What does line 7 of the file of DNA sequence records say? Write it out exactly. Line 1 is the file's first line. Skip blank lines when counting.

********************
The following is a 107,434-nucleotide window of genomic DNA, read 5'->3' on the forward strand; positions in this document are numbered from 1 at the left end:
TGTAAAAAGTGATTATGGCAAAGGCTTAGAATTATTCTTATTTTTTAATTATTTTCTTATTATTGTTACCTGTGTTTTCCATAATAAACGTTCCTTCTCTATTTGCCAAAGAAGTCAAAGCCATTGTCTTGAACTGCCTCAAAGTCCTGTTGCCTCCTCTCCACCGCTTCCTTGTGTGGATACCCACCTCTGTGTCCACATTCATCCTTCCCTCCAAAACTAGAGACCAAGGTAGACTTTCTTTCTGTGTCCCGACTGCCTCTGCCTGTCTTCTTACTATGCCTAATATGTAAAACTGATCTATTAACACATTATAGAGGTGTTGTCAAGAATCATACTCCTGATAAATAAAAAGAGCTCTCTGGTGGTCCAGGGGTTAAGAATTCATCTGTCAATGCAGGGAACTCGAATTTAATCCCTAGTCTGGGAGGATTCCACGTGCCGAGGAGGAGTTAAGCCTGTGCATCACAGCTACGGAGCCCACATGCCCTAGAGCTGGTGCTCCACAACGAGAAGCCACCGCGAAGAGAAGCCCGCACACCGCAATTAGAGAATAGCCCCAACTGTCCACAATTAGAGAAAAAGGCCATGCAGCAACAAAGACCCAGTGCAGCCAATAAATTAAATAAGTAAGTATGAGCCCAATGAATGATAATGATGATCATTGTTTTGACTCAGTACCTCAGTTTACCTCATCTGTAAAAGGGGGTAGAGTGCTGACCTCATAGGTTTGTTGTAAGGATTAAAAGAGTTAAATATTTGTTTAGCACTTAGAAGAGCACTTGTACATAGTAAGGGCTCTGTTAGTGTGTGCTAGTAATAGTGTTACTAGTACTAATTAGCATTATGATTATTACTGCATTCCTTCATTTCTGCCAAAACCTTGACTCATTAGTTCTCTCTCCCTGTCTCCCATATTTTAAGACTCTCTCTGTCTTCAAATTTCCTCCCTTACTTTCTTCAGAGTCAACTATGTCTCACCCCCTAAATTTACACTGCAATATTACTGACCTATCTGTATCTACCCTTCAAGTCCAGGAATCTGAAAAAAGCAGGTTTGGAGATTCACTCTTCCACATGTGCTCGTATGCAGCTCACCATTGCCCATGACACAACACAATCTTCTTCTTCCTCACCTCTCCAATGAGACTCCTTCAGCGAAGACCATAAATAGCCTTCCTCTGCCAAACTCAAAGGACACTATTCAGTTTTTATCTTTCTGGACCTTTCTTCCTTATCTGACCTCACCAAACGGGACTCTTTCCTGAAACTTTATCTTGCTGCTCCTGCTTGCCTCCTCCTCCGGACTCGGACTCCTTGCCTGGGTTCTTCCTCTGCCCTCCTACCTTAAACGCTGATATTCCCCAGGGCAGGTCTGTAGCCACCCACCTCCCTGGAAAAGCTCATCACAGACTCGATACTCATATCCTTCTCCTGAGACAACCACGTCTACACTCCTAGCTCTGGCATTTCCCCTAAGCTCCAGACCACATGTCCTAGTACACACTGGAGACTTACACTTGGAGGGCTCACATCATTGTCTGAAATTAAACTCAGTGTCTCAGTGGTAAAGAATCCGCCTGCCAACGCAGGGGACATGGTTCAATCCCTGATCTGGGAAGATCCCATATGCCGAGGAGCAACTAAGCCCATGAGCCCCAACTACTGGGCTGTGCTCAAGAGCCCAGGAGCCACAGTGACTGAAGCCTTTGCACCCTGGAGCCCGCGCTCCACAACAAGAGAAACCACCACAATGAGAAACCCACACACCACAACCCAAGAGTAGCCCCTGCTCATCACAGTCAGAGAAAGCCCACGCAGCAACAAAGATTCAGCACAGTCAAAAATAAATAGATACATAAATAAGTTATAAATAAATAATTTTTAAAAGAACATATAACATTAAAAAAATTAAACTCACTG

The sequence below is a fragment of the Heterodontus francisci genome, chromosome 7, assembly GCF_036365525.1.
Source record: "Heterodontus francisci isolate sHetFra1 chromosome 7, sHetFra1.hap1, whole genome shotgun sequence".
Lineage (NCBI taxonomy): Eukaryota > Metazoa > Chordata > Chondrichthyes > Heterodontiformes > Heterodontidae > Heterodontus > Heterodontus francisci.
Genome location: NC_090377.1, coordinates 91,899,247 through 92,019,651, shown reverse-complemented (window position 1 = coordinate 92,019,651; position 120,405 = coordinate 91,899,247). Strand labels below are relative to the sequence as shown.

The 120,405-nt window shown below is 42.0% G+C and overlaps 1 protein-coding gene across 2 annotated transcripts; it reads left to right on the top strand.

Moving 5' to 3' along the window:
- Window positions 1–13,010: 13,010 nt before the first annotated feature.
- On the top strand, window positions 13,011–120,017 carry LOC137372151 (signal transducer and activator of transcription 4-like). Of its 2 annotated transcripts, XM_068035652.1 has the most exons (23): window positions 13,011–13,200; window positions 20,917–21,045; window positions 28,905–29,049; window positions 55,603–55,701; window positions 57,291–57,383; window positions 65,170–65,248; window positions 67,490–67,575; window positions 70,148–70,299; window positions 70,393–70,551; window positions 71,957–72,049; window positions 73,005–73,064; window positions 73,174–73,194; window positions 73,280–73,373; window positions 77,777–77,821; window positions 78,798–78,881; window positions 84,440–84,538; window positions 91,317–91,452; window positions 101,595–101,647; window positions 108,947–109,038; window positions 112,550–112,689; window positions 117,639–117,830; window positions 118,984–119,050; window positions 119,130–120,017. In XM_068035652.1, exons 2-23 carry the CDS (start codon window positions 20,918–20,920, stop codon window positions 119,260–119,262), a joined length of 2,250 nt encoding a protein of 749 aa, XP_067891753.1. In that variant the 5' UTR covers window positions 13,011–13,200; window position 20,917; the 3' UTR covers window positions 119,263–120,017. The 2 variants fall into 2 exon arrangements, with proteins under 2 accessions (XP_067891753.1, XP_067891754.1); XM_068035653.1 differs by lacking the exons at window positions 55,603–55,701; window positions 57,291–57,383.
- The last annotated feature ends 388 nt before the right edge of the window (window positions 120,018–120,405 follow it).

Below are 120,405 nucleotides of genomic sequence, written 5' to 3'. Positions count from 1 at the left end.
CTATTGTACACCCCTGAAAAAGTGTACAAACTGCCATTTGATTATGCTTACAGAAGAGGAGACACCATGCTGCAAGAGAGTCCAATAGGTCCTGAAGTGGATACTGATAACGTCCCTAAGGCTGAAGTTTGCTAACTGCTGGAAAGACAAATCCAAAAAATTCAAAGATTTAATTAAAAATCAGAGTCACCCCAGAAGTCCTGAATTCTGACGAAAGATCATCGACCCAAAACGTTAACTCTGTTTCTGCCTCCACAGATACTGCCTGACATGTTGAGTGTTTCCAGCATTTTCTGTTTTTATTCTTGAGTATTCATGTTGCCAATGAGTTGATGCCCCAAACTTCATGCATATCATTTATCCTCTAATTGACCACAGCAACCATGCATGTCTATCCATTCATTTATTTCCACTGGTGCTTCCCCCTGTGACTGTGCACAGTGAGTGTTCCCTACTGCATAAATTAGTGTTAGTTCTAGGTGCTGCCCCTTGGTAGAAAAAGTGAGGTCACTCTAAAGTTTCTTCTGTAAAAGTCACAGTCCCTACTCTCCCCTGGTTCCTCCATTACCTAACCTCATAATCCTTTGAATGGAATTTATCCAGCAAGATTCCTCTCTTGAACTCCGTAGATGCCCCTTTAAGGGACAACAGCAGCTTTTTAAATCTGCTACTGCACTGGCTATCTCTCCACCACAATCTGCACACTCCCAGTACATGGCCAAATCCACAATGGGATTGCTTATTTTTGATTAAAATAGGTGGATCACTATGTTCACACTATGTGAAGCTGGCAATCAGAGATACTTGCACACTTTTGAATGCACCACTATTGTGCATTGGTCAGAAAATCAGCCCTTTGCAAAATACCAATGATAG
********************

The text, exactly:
The 120,405-nt window shown below is 42.0% G+C and overlaps 1 protein-coding gene across 2 annotated transcripts; it reads left to right on the top strand.